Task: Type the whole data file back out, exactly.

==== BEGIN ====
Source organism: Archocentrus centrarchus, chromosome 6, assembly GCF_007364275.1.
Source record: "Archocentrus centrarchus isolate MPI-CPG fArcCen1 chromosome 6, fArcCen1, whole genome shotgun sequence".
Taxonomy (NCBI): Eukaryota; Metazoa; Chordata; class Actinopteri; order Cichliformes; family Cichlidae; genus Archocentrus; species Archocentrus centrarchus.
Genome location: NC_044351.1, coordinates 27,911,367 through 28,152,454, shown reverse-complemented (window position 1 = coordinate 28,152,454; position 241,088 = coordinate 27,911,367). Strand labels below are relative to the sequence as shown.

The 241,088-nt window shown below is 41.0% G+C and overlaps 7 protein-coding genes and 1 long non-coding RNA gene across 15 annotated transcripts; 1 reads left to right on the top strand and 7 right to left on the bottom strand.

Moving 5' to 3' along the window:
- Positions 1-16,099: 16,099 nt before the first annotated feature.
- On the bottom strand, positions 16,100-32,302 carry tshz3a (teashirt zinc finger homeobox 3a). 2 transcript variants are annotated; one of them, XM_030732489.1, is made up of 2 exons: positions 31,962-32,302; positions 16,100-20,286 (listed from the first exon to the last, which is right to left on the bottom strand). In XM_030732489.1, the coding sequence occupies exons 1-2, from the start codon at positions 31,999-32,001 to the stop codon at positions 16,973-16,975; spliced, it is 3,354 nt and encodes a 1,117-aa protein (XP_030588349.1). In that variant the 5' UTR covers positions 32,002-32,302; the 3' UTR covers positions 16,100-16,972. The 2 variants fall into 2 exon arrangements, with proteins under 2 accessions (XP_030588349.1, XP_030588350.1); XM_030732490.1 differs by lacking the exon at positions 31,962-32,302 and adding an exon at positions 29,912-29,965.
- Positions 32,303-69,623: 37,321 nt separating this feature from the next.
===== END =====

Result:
Source organism: Archocentrus centrarchus, chromosome 6, assembly GCF_007364275.1.
Source record: "Archocentrus centrarchus isolate MPI-CPG fArcCen1 chromosome 6, fArcCen1, whole genome shotgun sequence".
Taxonomy (NCBI): Eukaryota; Metazoa; Chordata; class Actinopteri; order Cichliformes; family Cichlidae; genus Archocentrus; species Archocentrus centrarchus.
Genome location: NC_044351.1, coordinates 27,911,367 through 28,152,454, shown reverse-complemented (window position 1 = coordinate 28,152,454; position 241,088 = coordinate 27,911,367). Strand labels below are relative to the sequence as shown.

The 241,088-nt window shown below is 41.0% G+C and overlaps 7 protein-coding genes and 1 long non-coding RNA gene across 15 annotated transcripts; 1 reads left to right on the top strand and 7 right to left on the bottom strand.

Moving 5' to 3' along the window:
- Positions 1-16,099: 16,099 nt before the first annotated feature.
- On the bottom strand, positions 16,100-32,302 carry tshz3a (teashirt zinc finger homeobox 3a). 2 transcript variants are annotated; one of them, XM_030732489.1, is made up of 2 exons: positions 31,962-32,302; positions 16,100-20,286 (listed from the first exon to the last, which is right to left on the bottom strand). In XM_030732489.1, the coding sequence occupies exons 1-2, from the start codon at positions 31,999-32,001 to the stop codon at positions 16,973-16,975; spliced, it is 3,354 nt and encodes a 1,117-aa protein (XP_030588349.1). In that variant the 5' UTR covers positions 32,002-32,302; the 3' UTR covers positions 16,100-16,972. The 2 variants fall into 2 exon arrangements, with proteins under 2 accessions (XP_030588349.1, XP_030588350.1); XM_030732490.1 differs by lacking the exon at positions 31,962-32,302 and adding an exon at positions 29,912-29,965.
- Positions 32,303-69,623: 37,321 nt separating this feature from the next.